University becomes a Chester Zoo Sustainable Palm Oil City Champion

Posted on 7th August 2018

Chester is one step nearer to becoming the world’s first Sustainable Palm Oil City, with thanks to the efforts of one of the largest organisations in the area.

Cat Barton, Field Programmes Manager at Chester Zoo and Ian White, Domestic Bursar of Hospitality and Residential Services.
Cat Barton, Field Programmes Manager at Chester Zoo and Ian White, Domestic Bursar of Hospitality and Residential Services.

The University of Chester has been given Sustainable Palm Oil City Champion status by Chester Zoo, as part of its campaign to create a demand in the UK for sustainable palm oil.

The University’s Catering team has worked closely with its suppliers, to ensure that every product sold across the institution’s catering outlets containing palm oil comes from a sustainable source.

Over the past few decades, habitat loss and conversion of forests for unsustainable agricultural use in Borneo and Sumatra have put numerous species at risk and conservation efforts are vitally important to protect these islands’ biodiversity.

Palm oil is highly profitable, and as the most high yielding and versatile product on the market the demand is increasing. Chester Zoo is working with a number of conservation organisations to engage with stakeholders across the globe, to find solutions to this conservation problem, continue to influence many sectors in the palm oil supply chain and promote the use of sustainable palm oil.

The University team including Ian White, Domestic Bursar of Hospitality and Residential Services; Paula Martindale, Senior Catering Operations Manager; Les Barnes, Head Chef and Tammy Hunt, Sustainability Officer, worked together to make the changes.

Going through all the food they buy, the group quickly discovered that palm oil was a hidden ingredient in many products and that external suppliers could not always trace its source, when asked.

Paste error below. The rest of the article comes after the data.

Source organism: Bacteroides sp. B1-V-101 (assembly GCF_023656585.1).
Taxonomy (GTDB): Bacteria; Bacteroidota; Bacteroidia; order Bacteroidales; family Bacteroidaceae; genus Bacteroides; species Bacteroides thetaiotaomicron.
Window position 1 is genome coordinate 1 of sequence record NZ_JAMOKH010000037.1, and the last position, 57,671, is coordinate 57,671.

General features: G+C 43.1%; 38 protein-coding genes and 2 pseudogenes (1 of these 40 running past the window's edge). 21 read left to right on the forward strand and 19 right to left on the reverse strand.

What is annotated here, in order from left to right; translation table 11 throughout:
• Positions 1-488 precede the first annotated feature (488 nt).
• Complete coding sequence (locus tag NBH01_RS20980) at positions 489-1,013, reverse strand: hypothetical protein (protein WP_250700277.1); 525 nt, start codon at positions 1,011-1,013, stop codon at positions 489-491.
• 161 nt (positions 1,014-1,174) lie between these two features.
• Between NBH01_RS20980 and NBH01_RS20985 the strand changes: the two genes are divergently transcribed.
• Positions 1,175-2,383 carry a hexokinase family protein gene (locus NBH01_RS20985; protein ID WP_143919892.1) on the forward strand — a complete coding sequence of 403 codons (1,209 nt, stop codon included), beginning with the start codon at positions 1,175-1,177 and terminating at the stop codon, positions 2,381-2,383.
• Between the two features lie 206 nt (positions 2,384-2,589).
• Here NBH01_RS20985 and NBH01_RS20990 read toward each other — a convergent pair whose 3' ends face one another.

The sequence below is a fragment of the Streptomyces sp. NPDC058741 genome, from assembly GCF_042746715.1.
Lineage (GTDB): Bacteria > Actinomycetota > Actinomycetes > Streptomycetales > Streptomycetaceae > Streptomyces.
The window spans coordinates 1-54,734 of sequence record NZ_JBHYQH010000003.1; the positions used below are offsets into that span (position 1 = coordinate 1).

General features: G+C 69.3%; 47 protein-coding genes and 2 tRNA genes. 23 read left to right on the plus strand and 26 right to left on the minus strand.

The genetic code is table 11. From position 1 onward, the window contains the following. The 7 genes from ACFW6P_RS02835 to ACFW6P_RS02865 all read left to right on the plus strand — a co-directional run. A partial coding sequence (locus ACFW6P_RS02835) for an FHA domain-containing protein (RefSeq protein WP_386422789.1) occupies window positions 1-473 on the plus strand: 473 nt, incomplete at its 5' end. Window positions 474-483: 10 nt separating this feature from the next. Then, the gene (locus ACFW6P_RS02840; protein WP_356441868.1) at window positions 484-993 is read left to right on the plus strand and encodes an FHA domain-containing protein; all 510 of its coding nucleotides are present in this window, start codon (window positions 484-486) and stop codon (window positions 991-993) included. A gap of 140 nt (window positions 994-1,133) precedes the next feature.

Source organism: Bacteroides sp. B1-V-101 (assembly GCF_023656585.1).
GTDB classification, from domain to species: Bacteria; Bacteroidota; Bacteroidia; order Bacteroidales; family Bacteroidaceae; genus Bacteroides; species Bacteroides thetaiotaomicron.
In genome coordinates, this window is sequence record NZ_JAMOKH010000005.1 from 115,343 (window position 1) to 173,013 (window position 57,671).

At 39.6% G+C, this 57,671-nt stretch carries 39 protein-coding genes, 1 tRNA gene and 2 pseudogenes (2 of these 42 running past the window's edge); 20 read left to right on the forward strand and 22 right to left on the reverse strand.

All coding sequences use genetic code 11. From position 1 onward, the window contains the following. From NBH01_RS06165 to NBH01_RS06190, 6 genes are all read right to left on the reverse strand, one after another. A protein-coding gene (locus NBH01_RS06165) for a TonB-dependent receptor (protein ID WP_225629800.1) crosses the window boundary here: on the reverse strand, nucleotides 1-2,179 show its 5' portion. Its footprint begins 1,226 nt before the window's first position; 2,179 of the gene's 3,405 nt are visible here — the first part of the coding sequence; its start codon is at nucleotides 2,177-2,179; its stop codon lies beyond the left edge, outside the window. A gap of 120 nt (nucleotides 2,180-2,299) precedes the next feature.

The University has its own baker and the recipes have been changed to make sure that everything is created with sustainable palm oil.

Ian said: “It was very difficult to trace the source of palm oil in pre-packaged foods. When we first talked to our suppliers, they were uncertain, but they have all now got involved and support it. They understand that if the University is going through this process, others will follow.”

Les added: “We found that it was in things that we never expected – like breaded chicken! We’ve now changed our supplier for that particular product.”

For Paula, the project has extra meaning, as her son is currently studying the effects of deforestation and how it impacts orangutans for his PhD. He frequently visits the Sumatran rainforest, to work on sustainability projects. Paula said he has witnessed how forests are disappearing first hand. She added: “In the between time of six months between two visits he said that the forest he travelled through for three hours in a car to his destination had completely disappeared.”

The University and the Zoo have a long history of working together. Tammy said: “It was natural for us to pursue this accreditation. We have our own Green Chester initiative and invited Chester Zoo to talk to staff and students about its palm oil project earlier this year.”

The University’s Catering outlets are already committed to the MSC (Marine Stewardship Council) Sustainable Seafood scheme and use meat, dairy and eggs from local sources with high welfare standards. They also have vegetarian and vegan food bars.

Ian said he was very pleased that the University was able to support the project. He added: “It’s great to link in with the Zoo and as a major player in the city we’re really proud to be able to move this scheme forward. It needs major stakeholders to push for this change and then manufacturers will change their product lines.”

Cat Barton, Field Programmes Manager at Chester Zoo, said: “To have the University of Chester as such a committed, enthusiastic member of the campaign to create the world’s first Sustainable Palm Oil City is a major step forwards in the fight to prevent extinction. Unsustainable oil palm plantations are pushing wildlife to the brink, from tigers to orangutans, but this is a problem we can all help to solve. It is vital that we increase awareness and demand for sustainable palm oil - and Chester is leading the way.”